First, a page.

Friday, 31 December 2021 21:15

Personality pops with the Logitech POP keys keyboard

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You may have seen Logitech's beautifully colourful Popkeys emoji keyboards in JB Hi-Fi, EB Games, and other stores and wondered what they were like. iTWire can tell you.

Logitech released the keyboard - along with a series of similarly colourful mice and desk mats - in October. These fashionable devices come in three colours for the Logitech POP Keys keyboard and POP Mouse, namely daydream mint, blast yellow, and heartbreaker rose. The Logitech Desk Mat comes in rose, lavender, and grey.

These items have been made to reflect personality and creativity. They’re in contrast to the eminently more conventional Logitech MX keyboard and mouse range (which this writer uses), but that’s ok; the target market is not middle-aged men. Instead, these are for big personalities who love colour and customisation.

iTWire tested the POP Keys keyboard, and it is a straightforward Bluetooth keyboard with long battery life, the ability to pair with multiple devices, and a solid, tactile, mechanical - if typewriter-like - feel. For me, it’s a functional keyboard, but where it stands out is with the Gen-Z person who loves self-expression. My 12-year-old daughter, for example, loves the keyboard and immediately claimed it for herself. She says the keyboard is beautiful and loves using it, looking at it, and certainly the emoji feature which we’ll come to in a moment.

iTWire received the blast yellow keyboard for testing, though intriguingly it’s the keys around the outside left and right sides that are yellow. The regular letter and number and space keys are all white. The ESC key stands out as being a rich, dark, purple - a key so lovely that my daughter said she wants to rip it out of the keyboard and place it on her wall, so entranced was she by its colourfulness.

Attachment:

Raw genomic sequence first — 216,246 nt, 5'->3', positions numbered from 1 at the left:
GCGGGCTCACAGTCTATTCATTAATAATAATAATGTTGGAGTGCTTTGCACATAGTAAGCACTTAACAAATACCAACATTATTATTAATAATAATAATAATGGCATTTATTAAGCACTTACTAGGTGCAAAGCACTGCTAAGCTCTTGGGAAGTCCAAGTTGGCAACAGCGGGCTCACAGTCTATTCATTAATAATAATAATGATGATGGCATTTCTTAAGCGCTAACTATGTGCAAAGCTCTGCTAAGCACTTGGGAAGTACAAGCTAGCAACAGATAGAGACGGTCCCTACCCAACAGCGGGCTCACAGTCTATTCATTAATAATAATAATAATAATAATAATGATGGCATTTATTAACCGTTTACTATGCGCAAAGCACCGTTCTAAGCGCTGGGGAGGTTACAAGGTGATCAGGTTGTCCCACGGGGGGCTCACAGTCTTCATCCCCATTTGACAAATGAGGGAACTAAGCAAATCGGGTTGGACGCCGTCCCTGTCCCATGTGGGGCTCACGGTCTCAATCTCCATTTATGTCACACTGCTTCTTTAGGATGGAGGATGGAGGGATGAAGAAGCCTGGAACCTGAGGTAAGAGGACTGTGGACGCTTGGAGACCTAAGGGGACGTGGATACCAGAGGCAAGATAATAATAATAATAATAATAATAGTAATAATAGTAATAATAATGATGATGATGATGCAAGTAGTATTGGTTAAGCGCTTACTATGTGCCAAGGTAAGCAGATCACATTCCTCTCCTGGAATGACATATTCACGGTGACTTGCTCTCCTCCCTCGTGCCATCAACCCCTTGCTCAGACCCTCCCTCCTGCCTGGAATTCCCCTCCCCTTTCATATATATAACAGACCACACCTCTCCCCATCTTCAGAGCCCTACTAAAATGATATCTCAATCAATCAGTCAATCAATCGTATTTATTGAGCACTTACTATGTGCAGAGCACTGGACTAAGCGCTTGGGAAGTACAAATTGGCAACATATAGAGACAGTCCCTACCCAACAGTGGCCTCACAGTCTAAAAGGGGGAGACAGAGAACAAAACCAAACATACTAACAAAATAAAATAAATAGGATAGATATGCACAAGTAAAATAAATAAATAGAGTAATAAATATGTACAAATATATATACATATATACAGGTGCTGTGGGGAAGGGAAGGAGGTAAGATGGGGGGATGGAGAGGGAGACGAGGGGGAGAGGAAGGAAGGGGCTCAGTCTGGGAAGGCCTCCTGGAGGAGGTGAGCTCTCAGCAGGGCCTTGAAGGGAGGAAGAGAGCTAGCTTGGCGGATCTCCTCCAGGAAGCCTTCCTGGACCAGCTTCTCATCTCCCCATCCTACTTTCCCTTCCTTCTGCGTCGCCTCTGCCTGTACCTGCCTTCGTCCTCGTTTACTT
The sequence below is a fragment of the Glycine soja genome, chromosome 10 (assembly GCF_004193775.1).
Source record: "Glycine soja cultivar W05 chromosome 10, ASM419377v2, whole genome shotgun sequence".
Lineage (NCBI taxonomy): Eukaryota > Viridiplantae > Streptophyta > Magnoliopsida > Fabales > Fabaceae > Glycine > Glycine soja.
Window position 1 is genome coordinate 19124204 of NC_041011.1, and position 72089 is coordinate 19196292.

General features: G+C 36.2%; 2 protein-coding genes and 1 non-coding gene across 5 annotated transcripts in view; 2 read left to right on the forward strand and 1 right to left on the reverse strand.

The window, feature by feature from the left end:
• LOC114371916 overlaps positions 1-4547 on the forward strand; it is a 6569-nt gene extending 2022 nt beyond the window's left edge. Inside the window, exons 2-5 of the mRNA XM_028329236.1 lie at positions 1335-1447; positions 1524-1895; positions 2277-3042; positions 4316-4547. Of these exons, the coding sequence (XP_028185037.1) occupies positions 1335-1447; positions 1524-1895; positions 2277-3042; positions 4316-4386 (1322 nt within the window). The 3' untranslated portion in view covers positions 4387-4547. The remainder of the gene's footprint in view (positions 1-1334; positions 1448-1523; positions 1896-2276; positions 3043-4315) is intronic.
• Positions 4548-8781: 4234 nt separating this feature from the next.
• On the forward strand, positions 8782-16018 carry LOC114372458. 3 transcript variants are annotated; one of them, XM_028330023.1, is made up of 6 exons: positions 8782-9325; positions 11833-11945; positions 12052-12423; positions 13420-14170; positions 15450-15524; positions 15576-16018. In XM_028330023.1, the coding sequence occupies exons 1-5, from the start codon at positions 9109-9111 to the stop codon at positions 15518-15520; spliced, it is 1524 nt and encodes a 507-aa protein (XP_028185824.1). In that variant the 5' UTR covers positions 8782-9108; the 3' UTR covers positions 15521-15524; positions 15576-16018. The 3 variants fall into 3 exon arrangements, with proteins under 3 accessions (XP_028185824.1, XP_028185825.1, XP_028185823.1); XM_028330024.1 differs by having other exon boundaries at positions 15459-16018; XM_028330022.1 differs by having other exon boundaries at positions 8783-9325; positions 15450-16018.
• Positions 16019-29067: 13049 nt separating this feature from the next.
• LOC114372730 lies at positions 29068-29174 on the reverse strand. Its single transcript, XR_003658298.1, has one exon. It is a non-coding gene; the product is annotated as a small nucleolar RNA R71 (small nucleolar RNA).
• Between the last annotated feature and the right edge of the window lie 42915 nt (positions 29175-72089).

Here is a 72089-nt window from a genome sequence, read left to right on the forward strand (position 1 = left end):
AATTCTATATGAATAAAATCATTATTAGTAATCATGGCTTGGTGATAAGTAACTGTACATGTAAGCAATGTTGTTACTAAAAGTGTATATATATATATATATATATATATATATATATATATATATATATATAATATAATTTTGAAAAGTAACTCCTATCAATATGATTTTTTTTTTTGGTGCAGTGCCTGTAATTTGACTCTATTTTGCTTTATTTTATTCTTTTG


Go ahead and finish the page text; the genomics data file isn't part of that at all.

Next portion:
Actually, there are keys that come off. Down the right-hand side are four special emoji keys with particular symbols (and a fifth key to launch an emoji selection). These are hot-swappable, and you have an extra four with different symbols in the box, so you can chop and change as you wish. You thus have eight different emoji keys to choose from, each with a different emoji. However, you’re not limited to what’s on the button. The keycaps are really only an icon on a key - the magic happens through the free software download Logitech Options; this software allows you to assign an emoji to each key irrespective of the picture on the keycap itself. Thus, you have unlimited capability to express yourself, being able to assign four of your most favourite emojis to specific keys and use the fifth key to bring up an emoji menu to choose any other emoji as the situation demands.

I certainly love mechanical keyboards for their strong feeling as well as, sometimes, the clackity clack noise following my fingers if I am feeling particularly productive. The Logitech POP Keys keyboards have a retro look with rounded keys and evoked strong memories of a typewriter, a device my 12-year-old daughter has probably never seen.

The 12 function keys also provide built-in shortcuts to commonly used functions for today’s online generation such as screen capture, media keys, microphone control, and more.

For each POP Keys keyboard, there is a POP Mouse to match; iTWire has not seen the mouse in the flesh, or plastic perhaps, but it is similarly wireless, slim and lightweight, and features high-precision and speed-scroll modes, along with built-in software to copy-and-paste text, images, and files between computers. With the keyboard and mouse both providing multi-device support, this is a pretty great feature for inserting media from your phone, say, into a conversation on your tablet, or laptop, or desktop.

POP Keys works with Windows, macOS, iOS, iPadOS, ChromeOS, and Android.

The POP Keys keyboard is available for an RRP of $129.95 and the POP Mouse for $49.95. The Desk Mat is available for an RRP of $34.95. Doesn't the fashionista in your life deserve some colour?

See it in action here:

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David M Williams

David has been computing since 1984 where he instantly gravitated to the family Commodore 64. He completed a Bachelor of Computer Science degree from 1990 to 1992, commencing full-time employment as a systems analyst at the end of that year. David subsequently worked as a UNIX Systems Manager, Asia-Pacific technical specialist for an international software company, Business Analyst, IT Manager, and other roles. David has been the Chief Information Officer for national public companies since 2007, delivering IT knowledge and business acumen, seeking to transform the industries within which he works. David is also involved in the user group community, the Australian Computer Society technical advisory boards, and education.

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